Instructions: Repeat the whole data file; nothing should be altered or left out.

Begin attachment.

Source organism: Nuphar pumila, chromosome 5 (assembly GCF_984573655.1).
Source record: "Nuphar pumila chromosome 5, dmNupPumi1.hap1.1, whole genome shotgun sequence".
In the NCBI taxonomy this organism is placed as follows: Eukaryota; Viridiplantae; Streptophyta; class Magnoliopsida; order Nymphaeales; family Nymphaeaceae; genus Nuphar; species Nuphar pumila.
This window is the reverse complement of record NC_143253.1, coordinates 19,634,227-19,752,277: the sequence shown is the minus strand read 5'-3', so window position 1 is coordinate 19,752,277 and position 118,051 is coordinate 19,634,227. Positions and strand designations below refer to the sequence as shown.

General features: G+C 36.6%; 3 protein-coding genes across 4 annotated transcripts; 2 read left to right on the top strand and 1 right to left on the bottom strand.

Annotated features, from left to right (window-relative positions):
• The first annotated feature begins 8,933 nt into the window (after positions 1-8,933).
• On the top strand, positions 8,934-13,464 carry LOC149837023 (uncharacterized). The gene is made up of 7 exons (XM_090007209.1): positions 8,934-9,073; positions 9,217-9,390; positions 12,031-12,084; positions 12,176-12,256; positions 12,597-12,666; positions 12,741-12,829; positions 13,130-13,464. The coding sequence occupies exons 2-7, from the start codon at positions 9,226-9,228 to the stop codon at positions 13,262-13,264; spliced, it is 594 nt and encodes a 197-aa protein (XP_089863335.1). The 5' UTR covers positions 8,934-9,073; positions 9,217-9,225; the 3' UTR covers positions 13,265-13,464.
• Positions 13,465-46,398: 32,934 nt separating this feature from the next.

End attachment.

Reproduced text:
Source organism: Nuphar pumila, chromosome 5 (assembly GCF_984573655.1).
Source record: "Nuphar pumila chromosome 5, dmNupPumi1.hap1.1, whole genome shotgun sequence".
In the NCBI taxonomy this organism is placed as follows: Eukaryota; Viridiplantae; Streptophyta; class Magnoliopsida; order Nymphaeales; family Nymphaeaceae; genus Nuphar; species Nuphar pumila.
This window is the reverse complement of record NC_143253.1, coordinates 19,634,227-19,752,277: the sequence shown is the minus strand read 5'-3', so window position 1 is coordinate 19,752,277 and position 118,051 is coordinate 19,634,227. Positions and strand designations below refer to the sequence as shown.

General features: G+C 36.6%; 3 protein-coding genes across 4 annotated transcripts; 2 read left to right on the top strand and 1 right to left on the bottom strand.

Annotated features, from left to right (window-relative positions):
• The first annotated feature begins 8,933 nt into the window (after positions 1-8,933).
• On the top strand, positions 8,934-13,464 carry LOC149837023 (uncharacterized). The gene is made up of 7 exons (XM_090007209.1): positions 8,934-9,073; positions 9,217-9,390; positions 12,031-12,084; positions 12,176-12,256; positions 12,597-12,666; positions 12,741-12,829; positions 13,130-13,464. The coding sequence occupies exons 2-7, from the start codon at positions 9,226-9,228 to the stop codon at positions 13,262-13,264; spliced, it is 594 nt and encodes a 197-aa protein (XP_089863335.1). The 5' UTR covers positions 8,934-9,073; positions 9,217-9,225; the 3' UTR covers positions 13,265-13,464.
• Positions 13,465-46,398: 32,934 nt separating this feature from the next.